Q. How important a role does mental strength play in MMA? As part of the training, do you also train on how to carry on during a fight?
A. The biggest battle is the one fought in the mind, every day. You have to convince yourself that this meal that tastes like nothing is good for you, that the third training session of the day is the one that is going to win you the fight. The mental game is everything. We out ourselves in deep water or bad positions at practice so that when the fight comes around, we aren’t in mental shock. Mental conditioning is what determines giving up under pressure or rising to victory through adversity.
Q. What do you do to relax?
A. I’m a nerd at heart. Video games, reading fantasy adventure books, dungeons and dragons. I also enjoy playing with whatever dolls my daughter makes me play with, her favourite at the moment is frozen, she won’t stop singing the songs, they fill my head all day.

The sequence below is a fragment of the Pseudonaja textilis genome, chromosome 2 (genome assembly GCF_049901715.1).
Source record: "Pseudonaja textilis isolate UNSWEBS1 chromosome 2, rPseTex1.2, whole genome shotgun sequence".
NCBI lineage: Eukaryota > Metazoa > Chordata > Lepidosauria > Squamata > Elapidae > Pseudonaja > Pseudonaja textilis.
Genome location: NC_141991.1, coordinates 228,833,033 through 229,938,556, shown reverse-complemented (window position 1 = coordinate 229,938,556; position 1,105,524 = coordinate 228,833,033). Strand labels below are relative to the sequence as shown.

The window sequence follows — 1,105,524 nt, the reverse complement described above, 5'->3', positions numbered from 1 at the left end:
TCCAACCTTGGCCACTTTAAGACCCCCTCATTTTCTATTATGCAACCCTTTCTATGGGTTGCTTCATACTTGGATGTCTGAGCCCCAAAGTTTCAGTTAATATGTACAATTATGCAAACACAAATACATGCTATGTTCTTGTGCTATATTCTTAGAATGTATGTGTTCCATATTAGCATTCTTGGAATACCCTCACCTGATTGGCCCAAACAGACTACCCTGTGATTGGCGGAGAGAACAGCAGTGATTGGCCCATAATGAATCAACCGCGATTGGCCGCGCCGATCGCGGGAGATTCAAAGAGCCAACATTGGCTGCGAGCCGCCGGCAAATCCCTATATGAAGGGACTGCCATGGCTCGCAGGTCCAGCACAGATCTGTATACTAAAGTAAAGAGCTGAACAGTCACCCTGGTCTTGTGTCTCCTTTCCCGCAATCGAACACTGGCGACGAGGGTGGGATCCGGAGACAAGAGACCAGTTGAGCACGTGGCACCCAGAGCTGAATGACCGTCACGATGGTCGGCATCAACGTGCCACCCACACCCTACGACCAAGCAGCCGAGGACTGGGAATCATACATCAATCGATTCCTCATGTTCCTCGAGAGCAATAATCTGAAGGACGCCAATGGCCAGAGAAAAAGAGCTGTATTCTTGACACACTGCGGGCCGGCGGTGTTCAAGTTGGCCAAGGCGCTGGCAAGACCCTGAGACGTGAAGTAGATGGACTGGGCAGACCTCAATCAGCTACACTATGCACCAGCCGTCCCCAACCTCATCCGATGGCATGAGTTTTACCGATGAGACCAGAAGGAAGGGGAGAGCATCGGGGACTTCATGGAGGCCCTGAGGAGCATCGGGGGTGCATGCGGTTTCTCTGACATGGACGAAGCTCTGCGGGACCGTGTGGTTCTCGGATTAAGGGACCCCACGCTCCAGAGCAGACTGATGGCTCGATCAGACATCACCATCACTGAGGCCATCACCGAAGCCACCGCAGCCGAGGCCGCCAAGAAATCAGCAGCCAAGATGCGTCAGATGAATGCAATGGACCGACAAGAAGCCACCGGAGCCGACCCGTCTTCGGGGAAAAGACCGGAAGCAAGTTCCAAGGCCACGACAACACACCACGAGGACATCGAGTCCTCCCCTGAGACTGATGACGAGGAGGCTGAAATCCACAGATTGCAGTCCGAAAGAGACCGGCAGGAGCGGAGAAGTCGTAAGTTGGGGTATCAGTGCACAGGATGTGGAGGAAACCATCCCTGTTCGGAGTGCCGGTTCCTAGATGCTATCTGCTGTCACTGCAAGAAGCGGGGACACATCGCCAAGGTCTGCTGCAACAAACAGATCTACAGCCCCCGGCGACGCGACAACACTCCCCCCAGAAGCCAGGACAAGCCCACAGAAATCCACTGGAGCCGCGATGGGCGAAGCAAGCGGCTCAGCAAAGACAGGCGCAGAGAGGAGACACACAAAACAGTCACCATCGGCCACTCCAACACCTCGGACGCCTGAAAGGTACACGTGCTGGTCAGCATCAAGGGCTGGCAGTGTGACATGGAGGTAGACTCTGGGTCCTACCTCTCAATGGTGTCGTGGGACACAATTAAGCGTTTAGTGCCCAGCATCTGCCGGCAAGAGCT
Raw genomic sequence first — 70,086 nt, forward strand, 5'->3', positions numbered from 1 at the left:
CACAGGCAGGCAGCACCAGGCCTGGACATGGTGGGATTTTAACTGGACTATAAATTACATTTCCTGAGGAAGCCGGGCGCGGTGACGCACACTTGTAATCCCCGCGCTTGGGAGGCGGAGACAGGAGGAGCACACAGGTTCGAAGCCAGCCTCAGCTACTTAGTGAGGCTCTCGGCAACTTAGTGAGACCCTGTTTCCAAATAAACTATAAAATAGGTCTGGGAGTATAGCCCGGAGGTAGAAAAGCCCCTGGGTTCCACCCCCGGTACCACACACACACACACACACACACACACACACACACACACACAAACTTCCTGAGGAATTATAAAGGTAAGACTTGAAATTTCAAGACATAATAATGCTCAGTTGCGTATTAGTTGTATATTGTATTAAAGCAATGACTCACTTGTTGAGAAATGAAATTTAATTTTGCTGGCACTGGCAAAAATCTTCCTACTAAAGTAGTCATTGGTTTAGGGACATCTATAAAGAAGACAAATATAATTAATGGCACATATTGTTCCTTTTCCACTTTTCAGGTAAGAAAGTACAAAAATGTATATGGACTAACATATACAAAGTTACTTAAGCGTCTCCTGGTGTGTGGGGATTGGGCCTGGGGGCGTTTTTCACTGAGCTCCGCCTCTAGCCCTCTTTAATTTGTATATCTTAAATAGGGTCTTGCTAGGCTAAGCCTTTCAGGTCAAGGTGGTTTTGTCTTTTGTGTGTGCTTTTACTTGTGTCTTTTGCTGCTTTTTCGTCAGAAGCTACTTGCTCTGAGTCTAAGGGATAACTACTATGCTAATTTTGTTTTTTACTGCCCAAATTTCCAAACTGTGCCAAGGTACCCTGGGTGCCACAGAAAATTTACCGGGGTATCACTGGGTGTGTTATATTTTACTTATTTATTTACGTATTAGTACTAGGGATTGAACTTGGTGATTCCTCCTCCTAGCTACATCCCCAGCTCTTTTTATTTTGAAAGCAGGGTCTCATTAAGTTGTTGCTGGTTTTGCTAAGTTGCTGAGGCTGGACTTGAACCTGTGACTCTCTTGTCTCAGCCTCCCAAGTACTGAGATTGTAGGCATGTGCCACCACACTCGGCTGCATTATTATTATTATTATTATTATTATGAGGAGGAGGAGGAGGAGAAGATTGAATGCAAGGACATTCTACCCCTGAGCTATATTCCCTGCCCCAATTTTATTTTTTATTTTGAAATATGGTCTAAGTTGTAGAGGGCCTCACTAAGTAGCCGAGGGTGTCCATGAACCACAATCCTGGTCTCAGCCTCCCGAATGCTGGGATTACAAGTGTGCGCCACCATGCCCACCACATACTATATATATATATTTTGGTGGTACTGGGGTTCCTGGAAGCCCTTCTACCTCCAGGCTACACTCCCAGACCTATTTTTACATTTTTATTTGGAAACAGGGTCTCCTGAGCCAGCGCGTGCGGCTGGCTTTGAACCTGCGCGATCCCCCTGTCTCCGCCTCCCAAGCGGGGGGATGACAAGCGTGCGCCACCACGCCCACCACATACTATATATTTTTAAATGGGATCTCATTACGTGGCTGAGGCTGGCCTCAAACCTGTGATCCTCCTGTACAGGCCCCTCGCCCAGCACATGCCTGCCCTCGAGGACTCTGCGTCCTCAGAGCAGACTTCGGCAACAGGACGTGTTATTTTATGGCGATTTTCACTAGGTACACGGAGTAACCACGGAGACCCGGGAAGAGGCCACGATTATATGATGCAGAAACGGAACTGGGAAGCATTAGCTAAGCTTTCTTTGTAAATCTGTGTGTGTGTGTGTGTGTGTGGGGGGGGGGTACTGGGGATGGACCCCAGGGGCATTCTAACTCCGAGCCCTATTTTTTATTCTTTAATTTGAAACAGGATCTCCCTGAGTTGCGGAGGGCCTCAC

HIS DAILY REGIME
>> Spends about five to six hours daily, at the gym; each day is dedicated to either grappling or stand-ups.
>> He also takes part in physical conditioning exercises every day, which include weights, sprinting and metabolic exercises, etc.
>> If he doesn’t have a fight scheduled, he goes for a bulk/strength training regiment to build size and power.
>> His favourite exercises are sprinting or pull-ups.
Why sprinting? “Sprinting is an entire body workout that tests your physical condition and needs explosive power. Nothing simulates a fight better than sprinting. When I’m in the cage against an opponent, I try to run him over, not dance around him.”